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G.R. No.

163280, February 2, 2010

Facts of the Case:
The petitioners claimed that their family has long been known in
the community to be engaged in the water supply business; they operated
the Rovila Water Supply from their family residence and were engaged
in the distribution of water to customers in Cebu City. The petitioners
alleged that Lilia was a former trusted employee in the family business
and claimed ownership over the family business through a corporation
named Rovila Water Supply, Inc. (Rovila Inc.) Upon inquiry with the
Securities and Exchange Commission (SEC), the petitioners claimed that
Rovila Inc. was surreptitiously formed with the respondents as the
majority stockholders.The respondents filed a first motion to dismiss on
the ground that the RTC had no jurisdiction over an intracorporate
controversy however the RTC denied the motion. Petitioners amended
their complaint, with leave of court, when Lourdes and Luciano died.
The respondents filed their Answer and petitioners sister,
LagrimasPacaaGonzales, filed a motion for leave to intervene and her
answerinintervention was granted by the trial court. At the subsequent
pretrial, the respondents manifested to the RTC that a substitution of the
parties was necessary in light of the deaths of Lourdes and Luciano. The
RTC issued a pretrial order where one of the issues submitted was
whether the complaint should be dismissed.Respondents again filed a
motion to dismiss on the grounds, among others, that the petitioners are
not the real parties in interest to institute and prosecute the case and that
they have no valid cause of action against the respondents. The petitioners
filed the present petition.The respondents reiterated in their comment that
the petitioners are not the real parties in interest.
They likewise argued that they moved for the dismissal of the case
during the pretrial conference due to the petitioners procedural lapse in
refusing to comply with a condition precedent, which is, to substitute the
heirs as plaintiffs. The respondents also argued that the grounds invoked
in their motion to dismiss were timely raised, pursuant to Section 2,
paragraphs g and i, Rule 18 of the Rules of Court. Specifically, the nature
and purposes of the pretrial include, among others, the dismissal of the
action, should a valid ground therefor be found to exist; and such other
matters as may aid in the prompt disposition of the action.

Issue of the Case:

Whether or not the motion to dismiss filed by respondents during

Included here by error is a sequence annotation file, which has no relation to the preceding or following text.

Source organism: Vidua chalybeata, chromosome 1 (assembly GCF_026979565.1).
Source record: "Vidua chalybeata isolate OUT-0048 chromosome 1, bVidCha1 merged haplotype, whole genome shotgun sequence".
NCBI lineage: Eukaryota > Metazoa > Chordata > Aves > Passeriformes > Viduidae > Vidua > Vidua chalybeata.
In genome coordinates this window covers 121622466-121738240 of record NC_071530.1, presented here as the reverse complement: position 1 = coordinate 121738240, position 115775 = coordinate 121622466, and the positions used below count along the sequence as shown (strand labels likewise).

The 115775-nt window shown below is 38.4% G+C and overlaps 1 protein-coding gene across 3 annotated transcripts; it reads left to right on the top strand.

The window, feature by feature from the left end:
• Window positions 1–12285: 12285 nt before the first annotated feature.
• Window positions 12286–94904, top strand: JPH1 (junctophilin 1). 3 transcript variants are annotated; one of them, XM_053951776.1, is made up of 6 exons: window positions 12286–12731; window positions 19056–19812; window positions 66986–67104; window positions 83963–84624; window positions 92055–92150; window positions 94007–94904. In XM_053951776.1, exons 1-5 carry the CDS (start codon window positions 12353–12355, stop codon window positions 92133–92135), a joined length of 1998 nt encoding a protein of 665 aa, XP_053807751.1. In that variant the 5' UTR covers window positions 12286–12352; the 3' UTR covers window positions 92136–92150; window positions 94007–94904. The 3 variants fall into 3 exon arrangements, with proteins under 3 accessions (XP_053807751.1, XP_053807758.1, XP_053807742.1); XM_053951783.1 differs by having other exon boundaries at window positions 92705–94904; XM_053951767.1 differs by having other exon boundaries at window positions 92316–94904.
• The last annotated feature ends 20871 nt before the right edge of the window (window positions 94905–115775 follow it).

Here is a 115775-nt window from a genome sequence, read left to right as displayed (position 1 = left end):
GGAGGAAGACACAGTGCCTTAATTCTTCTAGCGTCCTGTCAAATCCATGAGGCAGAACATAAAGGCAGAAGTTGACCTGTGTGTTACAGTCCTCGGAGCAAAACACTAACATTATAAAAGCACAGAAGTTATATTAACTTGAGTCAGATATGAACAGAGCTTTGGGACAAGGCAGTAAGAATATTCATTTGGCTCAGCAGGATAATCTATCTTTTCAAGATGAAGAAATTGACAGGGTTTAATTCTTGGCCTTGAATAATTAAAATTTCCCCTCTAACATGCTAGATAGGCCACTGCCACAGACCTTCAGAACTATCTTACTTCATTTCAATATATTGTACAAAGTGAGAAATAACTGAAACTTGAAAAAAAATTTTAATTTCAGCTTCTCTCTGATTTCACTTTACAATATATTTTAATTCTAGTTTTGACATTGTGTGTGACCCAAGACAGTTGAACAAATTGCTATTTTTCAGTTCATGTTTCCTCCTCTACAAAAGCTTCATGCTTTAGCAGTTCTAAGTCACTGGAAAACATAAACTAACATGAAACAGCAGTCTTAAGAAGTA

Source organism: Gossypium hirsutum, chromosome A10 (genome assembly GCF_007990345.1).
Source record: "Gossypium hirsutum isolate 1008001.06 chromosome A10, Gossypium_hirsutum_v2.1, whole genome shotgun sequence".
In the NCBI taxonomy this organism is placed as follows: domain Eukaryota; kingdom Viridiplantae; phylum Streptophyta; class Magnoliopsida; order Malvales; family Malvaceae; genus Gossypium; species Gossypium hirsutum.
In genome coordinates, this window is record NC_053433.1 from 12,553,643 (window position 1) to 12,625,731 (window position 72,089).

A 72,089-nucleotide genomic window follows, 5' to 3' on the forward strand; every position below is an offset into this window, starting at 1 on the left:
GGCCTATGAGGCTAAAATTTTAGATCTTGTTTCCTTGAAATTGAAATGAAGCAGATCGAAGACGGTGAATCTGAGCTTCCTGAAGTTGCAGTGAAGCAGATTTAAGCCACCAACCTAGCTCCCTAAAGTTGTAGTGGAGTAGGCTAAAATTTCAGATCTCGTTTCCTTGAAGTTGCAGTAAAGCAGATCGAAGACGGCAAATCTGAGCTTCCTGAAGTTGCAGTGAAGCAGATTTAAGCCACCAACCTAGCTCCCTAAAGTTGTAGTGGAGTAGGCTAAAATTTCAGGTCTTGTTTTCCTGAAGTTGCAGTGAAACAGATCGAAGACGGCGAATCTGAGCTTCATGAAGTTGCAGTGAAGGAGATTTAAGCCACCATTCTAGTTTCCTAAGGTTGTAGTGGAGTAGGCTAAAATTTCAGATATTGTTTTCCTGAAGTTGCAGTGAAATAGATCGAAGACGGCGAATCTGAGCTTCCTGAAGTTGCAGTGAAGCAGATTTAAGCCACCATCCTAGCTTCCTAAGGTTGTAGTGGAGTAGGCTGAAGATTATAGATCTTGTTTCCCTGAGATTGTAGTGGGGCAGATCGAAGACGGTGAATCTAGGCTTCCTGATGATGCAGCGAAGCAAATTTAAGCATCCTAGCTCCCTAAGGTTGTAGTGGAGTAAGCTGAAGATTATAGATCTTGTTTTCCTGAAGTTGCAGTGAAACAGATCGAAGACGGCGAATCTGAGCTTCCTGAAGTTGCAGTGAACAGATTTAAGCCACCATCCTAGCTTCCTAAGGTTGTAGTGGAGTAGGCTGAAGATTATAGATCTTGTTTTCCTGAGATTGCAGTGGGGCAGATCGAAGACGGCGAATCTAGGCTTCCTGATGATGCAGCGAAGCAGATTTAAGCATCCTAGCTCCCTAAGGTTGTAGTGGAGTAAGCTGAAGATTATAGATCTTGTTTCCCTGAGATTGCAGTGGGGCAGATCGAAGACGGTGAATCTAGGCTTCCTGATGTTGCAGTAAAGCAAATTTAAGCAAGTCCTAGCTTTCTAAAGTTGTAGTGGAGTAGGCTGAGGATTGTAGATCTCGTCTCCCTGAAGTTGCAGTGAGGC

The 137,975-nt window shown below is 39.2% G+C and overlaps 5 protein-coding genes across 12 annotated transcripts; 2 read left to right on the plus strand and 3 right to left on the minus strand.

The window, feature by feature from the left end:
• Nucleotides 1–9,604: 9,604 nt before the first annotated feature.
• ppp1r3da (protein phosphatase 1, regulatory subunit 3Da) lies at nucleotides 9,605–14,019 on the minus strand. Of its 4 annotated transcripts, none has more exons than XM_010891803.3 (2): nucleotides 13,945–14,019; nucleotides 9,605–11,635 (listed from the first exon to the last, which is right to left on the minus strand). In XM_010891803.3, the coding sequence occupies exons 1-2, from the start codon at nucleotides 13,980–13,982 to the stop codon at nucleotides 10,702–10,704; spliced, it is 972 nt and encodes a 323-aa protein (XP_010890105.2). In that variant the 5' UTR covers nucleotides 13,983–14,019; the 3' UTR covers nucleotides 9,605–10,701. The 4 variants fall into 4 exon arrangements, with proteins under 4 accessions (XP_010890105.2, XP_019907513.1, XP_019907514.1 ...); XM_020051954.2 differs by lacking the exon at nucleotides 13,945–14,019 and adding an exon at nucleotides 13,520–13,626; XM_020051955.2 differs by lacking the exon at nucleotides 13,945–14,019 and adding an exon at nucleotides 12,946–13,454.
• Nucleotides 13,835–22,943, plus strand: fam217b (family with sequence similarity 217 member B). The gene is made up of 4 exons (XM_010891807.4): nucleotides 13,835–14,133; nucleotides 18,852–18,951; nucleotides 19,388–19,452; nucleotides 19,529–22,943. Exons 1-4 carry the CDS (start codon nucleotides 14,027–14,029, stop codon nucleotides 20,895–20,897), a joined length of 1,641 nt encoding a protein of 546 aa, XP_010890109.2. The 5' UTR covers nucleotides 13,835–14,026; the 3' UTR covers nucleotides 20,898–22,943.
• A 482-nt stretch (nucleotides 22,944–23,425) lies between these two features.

the conclusion of pre-trial conference is valid and binding.
Ruling of the Court:
The RTC denied the respondents motion to dismiss. It ruled that,
save for the grounds for dismissal which may be raised at any stage of the
proceedings, a motion to dismiss based on the grounds invoked by the
respondents may only be filed within the time for, but before, the filing of
their answer to the amended complaint.
Thus, even granting that the defenses invoked by the respondents
are meritorious, their motion was filed out of time as it was filed only
after the conclusion of the pretrial conference. Furthermore, the rule on
substitution of parties only applies when the parties to the case die, which
is not what happened in the present case. The RTC likewise denied the
respondents motion for reconsideration. The CA granted the petition and
ruled that the RTC committed grave abuse of discretion as the petitioners
filed the complaint and the amended complaint as attorneysinfact of
their parents. As such, they are not the real parties in interest and cannot
bring an action in their own names; thus, the complaint should be
dismissed pursuant to the Courts ruling in Casimiro v. Roque and
Both the RTC and the CA found that the motion to dismiss was
only filed after the filing of the answer and after the pretrial had been
concluded. Because there was no motion to dismiss before the filing of
the answer, the respondents should then have at least raised these grounds
as affirmative defenses in their answer. The RTCs assailed orders did not
touch on this particular issue but the CA ruled that the respondents did,
while the petitioners insist that the respondents did not. In the present
petition, the petitioners reiterate that there was a blatant nonobservance
of the rules when the respondents did not amend their answer to invoke
the grounds for dismissal which were raised only during the pretrial and,
subsequently, in the subject motion to dismiss.
Our examination of the records shows that the CA had no basis in
its finding that the respondents alleged the grounds as affirmative
defenses in their answer. The respondents merely stated in their petition
for certiorari that they alleged the subject grounds in their answer.
However, nowhere in the petition did they support this allegation; they did
not even attach a copy of their answer to the petition. It is basic that the
respondents had the duty to prove by substantial evidence their positive
assertions. Considering that the petition for certiorari is an original and
not an appellate action, the CA had no records of the RTCs proceedings
upon which the CA could refer to in order to validate the respondents

claim. Clearly, other than the respondents bare allegations, the CA had no
basis to rule, without proof, that the respondents alleged the grounds for
dismissal as affirmative defenses in the answer. The respondents, as the
parties with the burden of proving that they timely raised their grounds for
dismissal, could have at least attached a copy of their answer to the
petition. This simple task they failed to do.
WHEREFORE, the Court DENIES the petition. The Court
AFFIRMS the 30 September 2003 Decision and the 18 March 2004
Resolution of the Court of Appeals in CA-G.R. CV No. 67836.